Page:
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The Domain King is Getting Upset

Posted on the 21 November 2017 by Worldwide @thedomains

Rick Schwartz is getting tired of some of the games in the auction business.

Rick has been tweeting out a few things today about GoDaddy auctions

I am still trying to get off the floor. My @GoDaddy rep just told me that they have no problem with people bidding on their own #Domains in their auctions. Please someone revive me and tell me I’m not in the twilight zone.

— Rick Schwartz 👑 (@DomainKing) November 20, 2017

I suggested to @GoDaddy rep that only way timing could be so perfect that registrant could renew at exact same time as the end of auction is the last bidder would’ve had to be the owner to give them five minutes to renew. That was when I learned owners can bid on own #Domains!!

— Rick Schwartz 👑 (@DomainKing) November 20, 2017

All I can do is stop doing business with #unethical companies that don’t KNOW the difference between Right and WRONG! So the first batch of transfers have been completed! @GoDaddy. #GoDaddy @GoDaddyHelp #Domains #Startups #marketing #sales #How2LoseCustomers #FakeAuctions 😞 pic.twitter.com/rTTVViZkcQ

— Rick Schwartz 👑 (@DomainKing) November 20, 2017

Not sure why an owner of an expired domain would be bidding on their own name if they wanted to keep it. They could just transfer it out or pay the redemtion fee to keep the domain at GoDaddy.

The new year needs to bring about better policies and in the case of GoDaddy, bidder id’s which I have been writing about for awhile now.

Paul Nicks in an interview I did with him years ago replied to a comment about the 45 day rule:

Ms Domainer, re: the 42/45 day question:
Good question and one that I sincerely hope I can clarify. First, I’ll underscore a point I made in the interview, we created the system to give our registrants the ability to keep or redeem their name as long as possible. With that as the backdrop, hopefully the following explanation will make more sense.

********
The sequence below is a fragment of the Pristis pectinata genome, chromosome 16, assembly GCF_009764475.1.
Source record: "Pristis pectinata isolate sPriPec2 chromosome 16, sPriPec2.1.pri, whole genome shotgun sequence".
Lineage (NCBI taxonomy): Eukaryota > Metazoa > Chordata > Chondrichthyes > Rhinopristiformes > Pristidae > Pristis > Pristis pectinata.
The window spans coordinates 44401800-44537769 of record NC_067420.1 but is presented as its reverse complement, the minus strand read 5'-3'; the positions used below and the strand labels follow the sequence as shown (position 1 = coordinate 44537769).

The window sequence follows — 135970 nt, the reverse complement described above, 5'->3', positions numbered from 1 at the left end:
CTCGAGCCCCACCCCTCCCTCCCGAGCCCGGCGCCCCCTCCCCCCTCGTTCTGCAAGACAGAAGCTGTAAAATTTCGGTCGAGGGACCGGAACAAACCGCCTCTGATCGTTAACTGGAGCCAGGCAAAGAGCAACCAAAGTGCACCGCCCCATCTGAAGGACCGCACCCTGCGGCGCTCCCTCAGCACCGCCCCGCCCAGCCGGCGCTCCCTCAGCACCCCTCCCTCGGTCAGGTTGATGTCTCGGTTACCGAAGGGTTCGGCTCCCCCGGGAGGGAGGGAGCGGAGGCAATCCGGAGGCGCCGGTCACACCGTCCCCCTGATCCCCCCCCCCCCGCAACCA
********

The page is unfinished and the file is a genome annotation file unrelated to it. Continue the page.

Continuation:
For many TLDs we are given a grace period of up to 45 days after expiration to decide whether to keep or drop a domain. On the 25th day after expiration, after three attempts to contact the registrant, we put our expiring inventory onto the Go Daddy Auctions platform to see if any of our other customers are interested in acquiring them. During the entire time a domain is at auction the current registrant is able to redeem that domain, albeit for a fee.
On the 42nd day we will cancel the domain name if no other customer has expressed an interest in it via either the auction system or a Go Daddy backorder. If, however, a customer has expressed an interest via either of these platforms we will move the domain to their account on day 43. Since the domain is still in the Go Daddy ecosystem we do allow, in rare circumstances, the original registrant to get the domain back via our redemption system up until day 45 which signifies the end of the grace period.
Our help documentation (http://support.godaddy.com/help/article/608/what-is-your-process-for-handling-expired-domain-names?locale=en) specifies day 42 for deletion because our registrants need to understand that if they do not redeem prior to that date they could lose their domain forever. However, we will continue to err on the side of the registrant when it comes to the edge cases where a domain owner calls asking whether they can get their domain back after day 42.
I hope that helps ease any confusion around this topic.
-Paul


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